They chipped away at that pile again recently. Thought they might come across the depot this time. Even if they did they might not have known it if the bricks have become dirt again. "Life comes from the earth and life returns to the earth."
John, thanks for the post on the CC depot, and the mill that eventually covered it up. When I was planning my layout, I briefly considered modeling Black Hawk and Central. Black Hawk has a great yard with an interesting prototype track arrangement that offers some challenging switching, and though the switchback to Central was abandoned early, the Central City depot ranks among the unique depots in the state. I love the polychromatic brick used as quoins, the flemish end gables and other details. The brick corbels at the end that hide the eaves are also of note. It would be something to model.
For those considering the C&Sng, Black Hawk is a very doable model. It is affordable as you could easily develop a shelf layout and it would not take more than a locomotive and some cars with a staging yard/ cassette. Black Hawk had a turntable too.
William Muchow is mentioned as the owner of Chain 'O Mines. I can't help but speculate that his son is Bill Muchow the architect. I came very close to visiting Bill when I first came back to Denver in the early 90s. He practiced from the 60s until his passing in 1994 or thereabouts. Many fine architects passed through Bill's firm, and they left a legacy that is Denver architecture today. You may still recognize Park Central (final home of the D&RGW corporate offices and dispatch, I believe), the Blue Cross Building and Currigan Hall.
Interesting John. Perhaps not father and son, but maybe related.
Architect Muchow was born in Denver and went to North High. His bio indicates he attended Notre Dame and Illinois, which suggests a possible family connection. I should add that his firm also designed the Engineering Building at CU Boulder--what not to like there, unless you work in it. :)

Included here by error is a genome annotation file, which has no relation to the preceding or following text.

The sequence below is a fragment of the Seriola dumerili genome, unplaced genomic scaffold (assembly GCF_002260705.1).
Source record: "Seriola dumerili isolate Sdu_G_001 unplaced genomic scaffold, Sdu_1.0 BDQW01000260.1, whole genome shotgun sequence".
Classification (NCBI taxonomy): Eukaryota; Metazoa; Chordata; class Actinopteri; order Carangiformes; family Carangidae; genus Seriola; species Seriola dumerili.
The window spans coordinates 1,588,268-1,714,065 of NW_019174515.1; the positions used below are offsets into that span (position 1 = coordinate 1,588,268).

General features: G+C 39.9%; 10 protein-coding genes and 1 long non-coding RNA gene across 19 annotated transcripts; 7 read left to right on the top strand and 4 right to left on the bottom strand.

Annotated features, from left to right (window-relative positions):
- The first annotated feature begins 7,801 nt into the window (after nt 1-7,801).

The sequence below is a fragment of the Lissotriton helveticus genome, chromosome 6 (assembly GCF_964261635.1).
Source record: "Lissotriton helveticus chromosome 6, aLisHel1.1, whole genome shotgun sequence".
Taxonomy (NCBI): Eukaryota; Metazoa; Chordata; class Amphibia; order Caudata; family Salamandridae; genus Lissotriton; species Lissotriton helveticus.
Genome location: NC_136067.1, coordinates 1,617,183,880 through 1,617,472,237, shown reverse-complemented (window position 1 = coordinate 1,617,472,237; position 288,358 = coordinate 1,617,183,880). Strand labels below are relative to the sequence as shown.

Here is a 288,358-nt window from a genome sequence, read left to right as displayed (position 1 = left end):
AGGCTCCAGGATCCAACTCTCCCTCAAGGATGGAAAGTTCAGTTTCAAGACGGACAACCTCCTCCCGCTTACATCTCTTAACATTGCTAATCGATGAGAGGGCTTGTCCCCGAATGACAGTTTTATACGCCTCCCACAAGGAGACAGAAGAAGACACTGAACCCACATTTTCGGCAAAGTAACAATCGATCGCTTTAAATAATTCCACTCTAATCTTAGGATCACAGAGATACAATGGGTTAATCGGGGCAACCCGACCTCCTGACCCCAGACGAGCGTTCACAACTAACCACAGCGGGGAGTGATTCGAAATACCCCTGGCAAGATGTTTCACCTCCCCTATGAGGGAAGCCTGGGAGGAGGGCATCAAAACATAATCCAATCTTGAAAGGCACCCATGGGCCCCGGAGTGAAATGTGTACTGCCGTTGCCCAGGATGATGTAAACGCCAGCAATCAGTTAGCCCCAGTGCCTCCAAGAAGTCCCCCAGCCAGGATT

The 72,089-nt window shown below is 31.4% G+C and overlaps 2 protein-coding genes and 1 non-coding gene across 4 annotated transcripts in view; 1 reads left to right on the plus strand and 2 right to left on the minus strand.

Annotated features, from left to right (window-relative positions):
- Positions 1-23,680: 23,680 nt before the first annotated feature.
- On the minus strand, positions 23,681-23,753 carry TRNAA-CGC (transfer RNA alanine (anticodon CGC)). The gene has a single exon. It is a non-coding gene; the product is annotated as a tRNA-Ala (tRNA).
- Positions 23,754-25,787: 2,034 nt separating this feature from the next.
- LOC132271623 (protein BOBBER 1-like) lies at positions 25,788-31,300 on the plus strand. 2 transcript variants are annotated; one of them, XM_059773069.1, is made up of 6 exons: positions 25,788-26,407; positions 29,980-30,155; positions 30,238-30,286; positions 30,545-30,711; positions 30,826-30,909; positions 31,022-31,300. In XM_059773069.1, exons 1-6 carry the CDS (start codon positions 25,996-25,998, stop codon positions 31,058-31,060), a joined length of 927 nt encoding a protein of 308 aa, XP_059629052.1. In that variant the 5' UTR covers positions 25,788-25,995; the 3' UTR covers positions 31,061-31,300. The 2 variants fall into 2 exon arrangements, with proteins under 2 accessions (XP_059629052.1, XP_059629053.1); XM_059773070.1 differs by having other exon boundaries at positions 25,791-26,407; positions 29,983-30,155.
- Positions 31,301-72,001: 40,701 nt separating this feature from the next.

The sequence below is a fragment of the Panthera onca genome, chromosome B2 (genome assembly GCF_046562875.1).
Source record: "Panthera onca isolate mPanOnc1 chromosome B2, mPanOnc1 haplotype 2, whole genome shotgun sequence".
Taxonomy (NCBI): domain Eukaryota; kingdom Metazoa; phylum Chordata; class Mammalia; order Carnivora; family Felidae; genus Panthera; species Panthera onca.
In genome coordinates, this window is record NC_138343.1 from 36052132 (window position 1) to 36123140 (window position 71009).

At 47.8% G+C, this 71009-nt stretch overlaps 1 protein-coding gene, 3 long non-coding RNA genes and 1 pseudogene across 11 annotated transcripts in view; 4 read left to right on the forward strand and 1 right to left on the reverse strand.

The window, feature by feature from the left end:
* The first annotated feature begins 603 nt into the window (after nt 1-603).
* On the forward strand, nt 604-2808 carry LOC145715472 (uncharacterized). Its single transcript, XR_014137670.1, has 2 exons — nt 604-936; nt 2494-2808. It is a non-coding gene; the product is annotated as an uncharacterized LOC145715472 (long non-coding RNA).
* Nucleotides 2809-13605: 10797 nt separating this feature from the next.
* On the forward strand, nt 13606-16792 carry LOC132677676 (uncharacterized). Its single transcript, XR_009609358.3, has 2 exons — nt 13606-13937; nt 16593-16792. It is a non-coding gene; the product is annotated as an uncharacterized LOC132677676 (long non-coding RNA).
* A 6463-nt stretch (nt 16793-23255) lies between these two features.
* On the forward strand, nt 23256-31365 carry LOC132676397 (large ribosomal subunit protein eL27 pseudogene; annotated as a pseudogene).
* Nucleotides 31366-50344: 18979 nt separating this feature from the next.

Fascinating stuff about amalgam. During this same periodmy great grandfather evidently liked to speculate in the mines at Cripple Creek. I guess he had expensive taste? Evidently he would practice water law and make some money, then lay off to Cripple to lose it. Sadly he died during one of the mining spells, or perhaps our family would have been better off: his wife subsequently took on boarders to keep the family afloat.
When I was up there, Doc Muchow was long dead. His successor Harold... (Geez, I can't remember his last name) was in charge up there. When I mentioned that I did an article on the Central City Depot in the Gazette, he got all excited and told me that Doc always wanted to unbury the building, which is why he put interior braces in it when he filled the site with tailings. I don't know if what he was telling me was true, but he went so far as to suggest the it would be a really nice Public Service project for the town.
A little footnote on Doc Muchow. Bill Russell used to tell the story that Doc was a real wheeler-dealer. He said that Doc would attract investors by booking rooms on some of the most expensive all-Pullman trains that he could find and some time during the trip he would take out a ball of genuine Gold, I was lead to believe that it was a bit larger than a baseball, and he would go to the Parlor Car or Diner or into the Men's Smoker and roll the ball down the center aisle of the car and then go chasing after it. People would ask him where he got it and he would reel in a few new suckers... err....investors.
As some of the locals in Central City used to say. "The rest of the country was starving during the Depression, but we got by pretty well, thanks to Doc." I don't know how true the statement was, but it was told to me by more than one old timer.